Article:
Their profession is all about flexibility, feel teachers

Published: 05th September 2012 12:49 PM  |   Last Updated: 05th September 2012 12:49 PM   |  A+A-


From classrooms with blackboards to special labs with white screens, from hand-drawn diagrams to 3D projectors projecting images from special high graphic cards — the role of the conventional teacher seems to have undergone a paradigm shift, with the current generation of students becoming increasingly tech-savvy.

While earlier the teacher had to stick to her role of narrating what was in the textbooks, today’s teachers’ methodology has to be more fluid. Today, teachers need to evolve beyond content knowledge, organisation, management skills, and detailed planning, to connecting with the students, parents and linking the curriculum to the larger world in a relevant manner.

On the eve of Teachers’ Day, when Express asks teachers how they adapt to this new role, they say that the profession is all about being flexible. “Teachers are continuous learners and not content learners. We have to keep upgrading ourselves to create a generation of better students and individuals. While the core values remain the same, the medium has undergone a shift over the years,” says Siddeswari, coordinator, Kikani School, Coimbatore.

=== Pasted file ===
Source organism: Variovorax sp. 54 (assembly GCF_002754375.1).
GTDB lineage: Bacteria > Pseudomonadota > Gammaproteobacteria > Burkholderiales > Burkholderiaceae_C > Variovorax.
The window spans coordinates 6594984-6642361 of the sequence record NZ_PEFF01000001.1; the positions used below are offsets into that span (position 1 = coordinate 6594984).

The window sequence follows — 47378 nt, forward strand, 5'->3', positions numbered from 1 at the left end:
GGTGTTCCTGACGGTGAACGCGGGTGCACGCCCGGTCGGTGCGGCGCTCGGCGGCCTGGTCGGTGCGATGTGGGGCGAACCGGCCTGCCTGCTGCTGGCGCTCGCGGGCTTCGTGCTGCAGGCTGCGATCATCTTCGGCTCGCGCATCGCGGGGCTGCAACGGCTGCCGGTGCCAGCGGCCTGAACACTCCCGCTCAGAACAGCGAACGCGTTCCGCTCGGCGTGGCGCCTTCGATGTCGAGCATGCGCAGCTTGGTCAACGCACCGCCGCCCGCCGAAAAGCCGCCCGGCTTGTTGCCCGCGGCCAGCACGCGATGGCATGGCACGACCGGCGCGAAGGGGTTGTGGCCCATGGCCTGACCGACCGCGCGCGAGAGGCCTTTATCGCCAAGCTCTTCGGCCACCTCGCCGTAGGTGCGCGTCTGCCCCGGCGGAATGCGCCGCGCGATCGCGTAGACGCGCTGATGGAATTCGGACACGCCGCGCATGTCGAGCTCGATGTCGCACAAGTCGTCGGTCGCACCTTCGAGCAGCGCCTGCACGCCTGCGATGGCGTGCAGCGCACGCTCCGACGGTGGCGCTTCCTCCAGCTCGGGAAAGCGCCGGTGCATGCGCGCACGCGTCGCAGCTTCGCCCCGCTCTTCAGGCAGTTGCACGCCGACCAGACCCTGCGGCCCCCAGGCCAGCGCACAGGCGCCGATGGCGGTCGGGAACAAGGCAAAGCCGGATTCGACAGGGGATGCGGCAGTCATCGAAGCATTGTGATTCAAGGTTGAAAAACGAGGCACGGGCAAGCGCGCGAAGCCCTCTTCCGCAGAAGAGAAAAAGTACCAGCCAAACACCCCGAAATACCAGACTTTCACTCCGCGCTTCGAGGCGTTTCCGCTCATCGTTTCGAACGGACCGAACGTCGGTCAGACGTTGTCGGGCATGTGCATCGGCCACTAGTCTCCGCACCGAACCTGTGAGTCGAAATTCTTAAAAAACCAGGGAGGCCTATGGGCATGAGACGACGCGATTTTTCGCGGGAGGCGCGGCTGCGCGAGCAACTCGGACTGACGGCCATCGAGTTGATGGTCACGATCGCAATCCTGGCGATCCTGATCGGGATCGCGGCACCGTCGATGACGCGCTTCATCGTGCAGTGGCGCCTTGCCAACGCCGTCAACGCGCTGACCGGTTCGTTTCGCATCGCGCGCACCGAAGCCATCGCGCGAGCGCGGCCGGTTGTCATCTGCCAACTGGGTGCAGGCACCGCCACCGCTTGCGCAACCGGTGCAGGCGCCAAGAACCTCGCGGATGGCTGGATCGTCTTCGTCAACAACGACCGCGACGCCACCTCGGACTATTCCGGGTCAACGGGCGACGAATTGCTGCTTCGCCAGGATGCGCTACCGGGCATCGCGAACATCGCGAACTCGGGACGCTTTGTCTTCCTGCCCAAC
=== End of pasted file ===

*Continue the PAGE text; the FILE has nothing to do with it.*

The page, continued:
The most recent trend that has changed the entire method of teaching is the concept of smart classrooms. The teachers seem to enjoy it as much as the students. While it does take extra planning and learning on their part, they seem to appreciate the experience and exposure.

According to S Vijayam, principal of Kikani School, the concept of smart classrooms has completely revamped the medium of education. “We use them for subjects like sciences and the interactive module greatly enthuses the students. We find it far more useful than simply reading out from the books,” she said. “The smart classes are also helpful in reducing our efforts. We do not have to spend hours drawing laborious diagrams, as we used to earlier. Now, one click and the students can enjoy the 3D view and learn from it,” adds Latha Sekar, the vice principal.


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